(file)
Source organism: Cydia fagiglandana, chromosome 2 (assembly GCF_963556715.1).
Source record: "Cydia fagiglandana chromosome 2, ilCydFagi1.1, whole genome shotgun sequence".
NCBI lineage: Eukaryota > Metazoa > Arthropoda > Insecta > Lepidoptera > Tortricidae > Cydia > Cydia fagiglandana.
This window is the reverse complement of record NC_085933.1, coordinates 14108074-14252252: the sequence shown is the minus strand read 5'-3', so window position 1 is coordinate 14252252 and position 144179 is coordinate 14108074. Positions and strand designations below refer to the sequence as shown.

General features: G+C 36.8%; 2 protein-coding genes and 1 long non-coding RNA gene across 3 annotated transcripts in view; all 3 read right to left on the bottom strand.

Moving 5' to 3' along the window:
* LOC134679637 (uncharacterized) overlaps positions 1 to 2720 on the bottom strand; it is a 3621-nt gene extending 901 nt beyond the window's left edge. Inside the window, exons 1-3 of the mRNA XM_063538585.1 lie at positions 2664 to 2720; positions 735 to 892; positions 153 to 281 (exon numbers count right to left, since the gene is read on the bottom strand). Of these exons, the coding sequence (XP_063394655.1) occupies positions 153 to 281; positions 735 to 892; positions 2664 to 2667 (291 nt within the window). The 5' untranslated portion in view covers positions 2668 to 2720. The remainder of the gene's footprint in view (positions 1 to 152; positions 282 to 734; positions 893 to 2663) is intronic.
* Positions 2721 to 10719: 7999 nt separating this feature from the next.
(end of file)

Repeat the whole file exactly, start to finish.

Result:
Source organism: Cydia fagiglandana, chromosome 2 (assembly GCF_963556715.1).
Source record: "Cydia fagiglandana chromosome 2, ilCydFagi1.1, whole genome shotgun sequence".
NCBI lineage: Eukaryota > Metazoa > Arthropoda > Insecta > Lepidoptera > Tortricidae > Cydia > Cydia fagiglandana.
This window is the reverse complement of record NC_085933.1, coordinates 14108074-14252252: the sequence shown is the minus strand read 5'-3', so window position 1 is coordinate 14252252 and position 144179 is coordinate 14108074. Positions and strand designations below refer to the sequence as shown.

General features: G+C 36.8%; 2 protein-coding genes and 1 long non-coding RNA gene across 3 annotated transcripts in view; all 3 read right to left on the bottom strand.

Moving 5' to 3' along the window:
* LOC134679637 (uncharacterized) overlaps positions 1 to 2720 on the bottom strand; it is a 3621-nt gene extending 901 nt beyond the window's left edge. Inside the window, exons 1-3 of the mRNA XM_063538585.1 lie at positions 2664 to 2720; positions 735 to 892; positions 153 to 281 (exon numbers count right to left, since the gene is read on the bottom strand). Of these exons, the coding sequence (XP_063394655.1) occupies positions 153 to 281; positions 735 to 892; positions 2664 to 2667 (291 nt within the window). The 5' untranslated portion in view covers positions 2668 to 2720. The remainder of the gene's footprint in view (positions 1 to 152; positions 282 to 734; positions 893 to 2663) is intronic.
* Positions 2721 to 10719: 7999 nt separating this feature from the next.